You can view the current or previous issues of Diabetes Health online, in their entirety, anytime you want.
Click Here To View
Latest Diabetes Articles
Popular Diabetes Articles
Highly Recommended Diabetes Articles
Send a link to this page to your friends and colleagues.
As we age, we tend to get heavier, weaker, slower and more prone to injury, disability and chronic disease.
This decline in health has traditionally been viewed as one of the inevitable consequences of aging. However, many of the changes that we experience as we get older may not be attributed to aging itself. Instead, these changes are likely caused by the loss of muscle mass (sarcopenia) that typically accompanies aging. Luckily for us, behaviors that we are in control of can halt or reverse sarcopenia.
Our level of muscle mass and body fat appear to be the result of our total level of physical activity, not our age. There is subsequently no reason that we have to suffer from many of the undesirable “inevitable consequences” of aging.
Exercise—The Fountain of Youth
When most people think of exercise, they think of aerobic exercise like walking, jogging, swimming, bicycling, rowing and dancing. Aerobic exercise has been proven to significantly reduce the risk of developing both macrovascular and microvascular complications associated with diabetes. Aerobic exercise also improves insulin sensitivity, which is fundamental in the management of type 2 diabetes.
As good as it is, however, aerobic exercise will not prevent the age-related loss of skeletal muscle mass. Resistance exercise is needed to halt this.
What Is Resistance Exercise?
Lifting weights is the most common form of resistance exercise. This type of exercise involves the use of progressive resistance to increase one’s ability to exert or resist force. The resistance can come from free weights, weight machines, elastic tubing or even your own body weight.
Resistance exercise works your muscles at loads greater than they are accustomed to. When this happens, your muscles adapt by getting stronger and bigger.
It is now widely accepted that resistance training should be included as an important part of any overall fitness program. For those wishing to prevent or reverse sarcopenia, strength training is imperative. Adults who do not incorporate resistance exercise lose between five and seven pounds of muscle every decade.
What’s So Good About Muscle? Weight Loss
The ubiquitous struggle to lose weight can be aided by increased muscle mass. Skeletal muscle will increase your body’s energy requirements. The more muscle you have, the more calories your body will burn.
Any attempt at weight loss without concurrently performing resistance exercise will result in the loss of skeletal muscle. This is like killing the golden goose, and leaves you prone to yo-yo weight rebound. When you do rebound, you’ll have less muscle and more fat. Having less muscle means your body will burn even fewer calories. Dieting without resistance exercise is a vicious, futile circle.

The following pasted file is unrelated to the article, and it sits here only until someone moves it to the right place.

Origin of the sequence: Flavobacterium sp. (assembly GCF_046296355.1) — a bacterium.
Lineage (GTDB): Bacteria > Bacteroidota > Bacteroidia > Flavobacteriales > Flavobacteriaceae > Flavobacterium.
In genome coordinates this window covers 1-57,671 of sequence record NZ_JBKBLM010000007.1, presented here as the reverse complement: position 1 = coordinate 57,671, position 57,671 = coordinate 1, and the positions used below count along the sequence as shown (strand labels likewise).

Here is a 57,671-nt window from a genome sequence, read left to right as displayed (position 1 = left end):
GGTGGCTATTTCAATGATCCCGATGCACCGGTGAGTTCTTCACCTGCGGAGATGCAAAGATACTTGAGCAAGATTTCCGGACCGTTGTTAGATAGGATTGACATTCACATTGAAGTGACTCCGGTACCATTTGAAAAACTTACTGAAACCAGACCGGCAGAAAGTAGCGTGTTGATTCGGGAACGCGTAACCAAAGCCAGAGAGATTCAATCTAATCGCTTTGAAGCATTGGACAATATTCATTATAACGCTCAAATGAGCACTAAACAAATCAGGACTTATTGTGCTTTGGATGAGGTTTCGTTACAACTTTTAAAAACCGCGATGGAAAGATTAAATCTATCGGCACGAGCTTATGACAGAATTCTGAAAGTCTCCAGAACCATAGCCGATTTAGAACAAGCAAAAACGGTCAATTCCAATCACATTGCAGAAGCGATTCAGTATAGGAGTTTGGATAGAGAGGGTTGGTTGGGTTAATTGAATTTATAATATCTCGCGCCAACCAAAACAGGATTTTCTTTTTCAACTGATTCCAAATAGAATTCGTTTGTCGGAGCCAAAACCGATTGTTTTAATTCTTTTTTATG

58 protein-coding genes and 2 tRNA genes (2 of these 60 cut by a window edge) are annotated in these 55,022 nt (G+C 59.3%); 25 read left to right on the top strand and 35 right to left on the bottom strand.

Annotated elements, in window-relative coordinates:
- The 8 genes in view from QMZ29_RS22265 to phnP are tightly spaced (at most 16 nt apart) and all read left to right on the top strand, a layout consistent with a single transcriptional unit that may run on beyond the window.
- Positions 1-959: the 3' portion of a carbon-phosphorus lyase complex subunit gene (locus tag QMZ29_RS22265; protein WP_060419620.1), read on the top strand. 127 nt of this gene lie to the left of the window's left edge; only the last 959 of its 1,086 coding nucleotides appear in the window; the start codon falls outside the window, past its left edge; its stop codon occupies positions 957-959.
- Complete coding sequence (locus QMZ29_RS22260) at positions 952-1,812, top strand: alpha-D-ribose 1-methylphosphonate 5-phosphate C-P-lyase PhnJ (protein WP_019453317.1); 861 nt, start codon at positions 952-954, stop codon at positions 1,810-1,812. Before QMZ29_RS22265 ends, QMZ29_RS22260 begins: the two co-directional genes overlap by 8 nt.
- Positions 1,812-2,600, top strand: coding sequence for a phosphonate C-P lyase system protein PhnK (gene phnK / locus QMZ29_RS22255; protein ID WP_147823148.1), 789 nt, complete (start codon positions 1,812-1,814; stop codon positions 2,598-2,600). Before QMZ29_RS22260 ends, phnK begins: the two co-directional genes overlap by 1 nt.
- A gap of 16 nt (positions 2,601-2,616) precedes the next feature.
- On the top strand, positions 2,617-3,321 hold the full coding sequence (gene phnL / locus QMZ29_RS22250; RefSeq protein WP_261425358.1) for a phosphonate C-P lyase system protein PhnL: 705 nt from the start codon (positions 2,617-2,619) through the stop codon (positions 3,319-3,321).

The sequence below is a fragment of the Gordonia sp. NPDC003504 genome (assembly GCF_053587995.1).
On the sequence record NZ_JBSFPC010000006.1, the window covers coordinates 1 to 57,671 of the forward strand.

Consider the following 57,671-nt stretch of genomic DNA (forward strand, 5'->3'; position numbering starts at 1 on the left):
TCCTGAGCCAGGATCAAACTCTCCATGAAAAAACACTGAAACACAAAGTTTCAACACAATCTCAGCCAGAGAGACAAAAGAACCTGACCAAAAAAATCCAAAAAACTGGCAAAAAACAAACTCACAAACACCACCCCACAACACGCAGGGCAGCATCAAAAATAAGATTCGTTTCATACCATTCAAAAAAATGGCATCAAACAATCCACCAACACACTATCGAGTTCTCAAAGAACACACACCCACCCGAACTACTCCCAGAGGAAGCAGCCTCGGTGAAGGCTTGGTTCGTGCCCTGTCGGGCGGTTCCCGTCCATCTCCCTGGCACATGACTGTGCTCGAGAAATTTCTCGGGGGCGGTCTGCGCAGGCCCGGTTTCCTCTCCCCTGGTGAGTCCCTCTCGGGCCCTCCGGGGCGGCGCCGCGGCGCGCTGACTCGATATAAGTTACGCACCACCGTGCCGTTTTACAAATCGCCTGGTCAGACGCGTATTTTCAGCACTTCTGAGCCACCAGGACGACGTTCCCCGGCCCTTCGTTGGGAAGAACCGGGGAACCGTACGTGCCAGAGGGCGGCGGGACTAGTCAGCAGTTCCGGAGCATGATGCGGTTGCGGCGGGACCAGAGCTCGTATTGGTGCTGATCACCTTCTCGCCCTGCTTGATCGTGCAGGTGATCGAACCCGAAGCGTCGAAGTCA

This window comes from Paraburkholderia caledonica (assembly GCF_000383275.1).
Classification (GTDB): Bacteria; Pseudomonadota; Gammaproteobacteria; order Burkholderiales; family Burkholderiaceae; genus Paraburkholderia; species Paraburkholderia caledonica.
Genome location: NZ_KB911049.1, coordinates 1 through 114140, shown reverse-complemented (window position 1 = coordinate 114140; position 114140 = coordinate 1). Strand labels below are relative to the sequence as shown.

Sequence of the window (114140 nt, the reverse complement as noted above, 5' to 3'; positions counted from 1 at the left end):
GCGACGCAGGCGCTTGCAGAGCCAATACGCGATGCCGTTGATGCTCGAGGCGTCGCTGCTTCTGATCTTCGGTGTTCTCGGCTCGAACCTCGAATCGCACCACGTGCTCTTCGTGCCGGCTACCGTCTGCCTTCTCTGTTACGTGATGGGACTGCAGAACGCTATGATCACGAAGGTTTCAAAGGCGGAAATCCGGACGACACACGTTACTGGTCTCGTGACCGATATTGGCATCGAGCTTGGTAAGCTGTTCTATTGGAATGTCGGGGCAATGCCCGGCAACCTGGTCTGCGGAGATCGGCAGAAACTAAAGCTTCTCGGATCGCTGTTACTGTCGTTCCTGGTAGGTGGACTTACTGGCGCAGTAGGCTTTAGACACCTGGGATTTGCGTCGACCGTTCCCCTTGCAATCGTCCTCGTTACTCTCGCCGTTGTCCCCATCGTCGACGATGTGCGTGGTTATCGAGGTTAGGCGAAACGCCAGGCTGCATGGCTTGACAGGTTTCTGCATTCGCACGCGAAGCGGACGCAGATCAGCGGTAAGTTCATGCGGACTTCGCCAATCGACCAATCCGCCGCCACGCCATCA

The opposite, however, can also occur. Bodybuilders and strength athletes, despite having low levels of body fat, require a tremendous amount of calories (fuel) to maintain their superior muscle mass. Even when they’re resting or sleeping, their bodies continually consume more calories than those of us do with less muscle. They are the “gas guzzlers” of the human race.
Chronic dieters and aerobic athletes, on the other hand, get 50 miles to the gallon. It doesn’t take much fuel (calories) to fulfill their energy requirements and maintain their bodies. Having more muscle becomes a virtuous cycle. This is especially helpful in overcoming insulin resistance in type 2 diabetes. Be a gas-guzzler!
Perhaps an even more compelling reason for improving your muscle mass and strength is the carryover effect it has on everyday life. Strength training enhances your ability to carry groceries, climb stairs and keep up with children or grandchildren. You will feel better and be able to do more when you are stronger. You can remain independent throughout your life.
Don’t Slow Down
Do not blindly accept the dogma that you must “slow down” and experience poor health as you age. Exercise can prevent or postpone many health problems and provide you with a better quality of life along the way.
Resistance training is essential, however, and it is too often overlooked. Too many people regard strength training as an unpleasant endeavor. Ironically, those who view it as such are usually the ones who could benefit the most from strength training.
The muscles you build and maintain with resistance training can help ensure that you will be lean, strong and agile and will help you to maintain your functional capacity and remain active.
Diabetes Health is the essential resource for people living with diabetes- both newly diagnosed and experienced as well as the professionals who care for them. We provide balanced expert news and information on living healthfully with diabetes. Each issue includes cutting-edge editorial coverage of new products, research, treatment options, and meaningful lifestyle issues.